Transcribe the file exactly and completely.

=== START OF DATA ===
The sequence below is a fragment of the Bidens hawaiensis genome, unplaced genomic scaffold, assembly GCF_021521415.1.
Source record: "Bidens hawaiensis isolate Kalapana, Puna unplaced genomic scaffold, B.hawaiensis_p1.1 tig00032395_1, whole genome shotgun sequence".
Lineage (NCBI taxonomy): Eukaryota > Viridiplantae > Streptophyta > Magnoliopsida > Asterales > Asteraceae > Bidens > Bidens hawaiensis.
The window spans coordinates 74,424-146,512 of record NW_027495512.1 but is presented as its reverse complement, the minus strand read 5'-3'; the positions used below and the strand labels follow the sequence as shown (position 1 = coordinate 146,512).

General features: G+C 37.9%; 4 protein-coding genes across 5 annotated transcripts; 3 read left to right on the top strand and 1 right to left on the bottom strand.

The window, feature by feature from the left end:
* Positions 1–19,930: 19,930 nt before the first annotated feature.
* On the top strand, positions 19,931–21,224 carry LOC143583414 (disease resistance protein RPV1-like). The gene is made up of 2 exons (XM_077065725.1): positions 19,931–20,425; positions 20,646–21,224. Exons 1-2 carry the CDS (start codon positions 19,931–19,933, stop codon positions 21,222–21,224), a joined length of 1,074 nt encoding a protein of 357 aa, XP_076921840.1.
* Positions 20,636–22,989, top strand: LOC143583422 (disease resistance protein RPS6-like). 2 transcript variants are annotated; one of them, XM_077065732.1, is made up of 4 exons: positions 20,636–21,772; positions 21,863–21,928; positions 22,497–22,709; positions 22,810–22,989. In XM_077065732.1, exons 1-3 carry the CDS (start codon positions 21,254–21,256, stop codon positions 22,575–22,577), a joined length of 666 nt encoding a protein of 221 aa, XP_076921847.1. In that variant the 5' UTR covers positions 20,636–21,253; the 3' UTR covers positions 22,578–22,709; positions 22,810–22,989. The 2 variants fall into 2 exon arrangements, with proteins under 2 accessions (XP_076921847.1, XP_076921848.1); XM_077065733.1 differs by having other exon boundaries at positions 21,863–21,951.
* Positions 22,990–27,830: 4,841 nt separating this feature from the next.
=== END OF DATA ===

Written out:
The sequence below is a fragment of the Bidens hawaiensis genome, unplaced genomic scaffold, assembly GCF_021521415.1.
Source record: "Bidens hawaiensis isolate Kalapana, Puna unplaced genomic scaffold, B.hawaiensis_p1.1 tig00032395_1, whole genome shotgun sequence".
Lineage (NCBI taxonomy): Eukaryota > Viridiplantae > Streptophyta > Magnoliopsida > Asterales > Asteraceae > Bidens > Bidens hawaiensis.
The window spans coordinates 74,424-146,512 of record NW_027495512.1 but is presented as its reverse complement, the minus strand read 5'-3'; the positions used below and the strand labels follow the sequence as shown (position 1 = coordinate 146,512).

General features: G+C 37.9%; 4 protein-coding genes across 5 annotated transcripts; 3 read left to right on the top strand and 1 right to left on the bottom strand.

The window, feature by feature from the left end:
* Positions 1–19,930: 19,930 nt before the first annotated feature.
* On the top strand, positions 19,931–21,224 carry LOC143583414 (disease resistance protein RPV1-like). The gene is made up of 2 exons (XM_077065725.1): positions 19,931–20,425; positions 20,646–21,224. Exons 1-2 carry the CDS (start codon positions 19,931–19,933, stop codon positions 21,222–21,224), a joined length of 1,074 nt encoding a protein of 357 aa, XP_076921840.1.
* Positions 20,636–22,989, top strand: LOC143583422 (disease resistance protein RPS6-like). 2 transcript variants are annotated; one of them, XM_077065732.1, is made up of 4 exons: positions 20,636–21,772; positions 21,863–21,928; positions 22,497–22,709; positions 22,810–22,989. In XM_077065732.1, exons 1-3 carry the CDS (start codon positions 21,254–21,256, stop codon positions 22,575–22,577), a joined length of 666 nt encoding a protein of 221 aa, XP_076921847.1. In that variant the 5' UTR covers positions 20,636–21,253; the 3' UTR covers positions 22,578–22,709; positions 22,810–22,989. The 2 variants fall into 2 exon arrangements, with proteins under 2 accessions (XP_076921847.1, XP_076921848.1); XM_077065733.1 differs by having other exon boundaries at positions 21,863–21,951.
* Positions 22,990–27,830: 4,841 nt separating this feature from the next.